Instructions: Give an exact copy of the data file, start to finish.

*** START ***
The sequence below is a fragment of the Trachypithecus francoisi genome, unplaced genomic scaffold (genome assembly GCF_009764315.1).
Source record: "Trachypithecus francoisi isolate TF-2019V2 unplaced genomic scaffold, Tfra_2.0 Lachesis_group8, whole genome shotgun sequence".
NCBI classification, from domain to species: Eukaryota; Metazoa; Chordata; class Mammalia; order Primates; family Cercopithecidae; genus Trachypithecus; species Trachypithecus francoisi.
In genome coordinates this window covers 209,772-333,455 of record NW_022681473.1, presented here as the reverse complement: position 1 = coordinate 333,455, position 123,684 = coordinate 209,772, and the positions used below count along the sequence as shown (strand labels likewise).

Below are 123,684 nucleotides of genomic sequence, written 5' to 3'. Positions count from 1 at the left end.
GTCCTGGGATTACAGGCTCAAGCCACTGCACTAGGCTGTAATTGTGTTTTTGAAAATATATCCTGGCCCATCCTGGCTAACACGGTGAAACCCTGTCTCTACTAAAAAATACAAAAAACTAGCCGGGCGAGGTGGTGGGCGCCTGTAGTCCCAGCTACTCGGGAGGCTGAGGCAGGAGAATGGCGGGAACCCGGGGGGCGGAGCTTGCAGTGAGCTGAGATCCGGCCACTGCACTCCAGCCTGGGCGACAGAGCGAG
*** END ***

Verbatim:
The sequence below is a fragment of the Trachypithecus francoisi genome, unplaced genomic scaffold (genome assembly GCF_009764315.1).
Source record: "Trachypithecus francoisi isolate TF-2019V2 unplaced genomic scaffold, Tfra_2.0 Lachesis_group8, whole genome shotgun sequence".
NCBI classification, from domain to species: Eukaryota; Metazoa; Chordata; class Mammalia; order Primates; family Cercopithecidae; genus Trachypithecus; species Trachypithecus francoisi.
In genome coordinates this window covers 209,772-333,455 of record NW_022681473.1, presented here as the reverse complement: position 1 = coordinate 333,455, position 123,684 = coordinate 209,772, and the positions used below count along the sequence as shown (strand labels likewise).

Below are 123,684 nucleotides of genomic sequence, written 5' to 3'. Positions count from 1 at the left end.
GTCCTGGGATTACAGGCTCAAGCCACTGCACTAGGCTGTAATTGTGTTTTTGAAAATATATCCTGGCCCATCCTGGCTAACACGGTGAAACCCTGTCTCTACTAAAAAATACAAAAAACTAGCCGGGCGAGGTGGTGGGCGCCTGTAGTCCCAGCTACTCGGGAGGCTGAGGCAGGAGAATGGCGGGAACCCGGGGGGCGGAGCTTGCAGTGAGCTGAGATCCGGCCACTGCACTCCAGCCTGGGCGACAGAGCGAG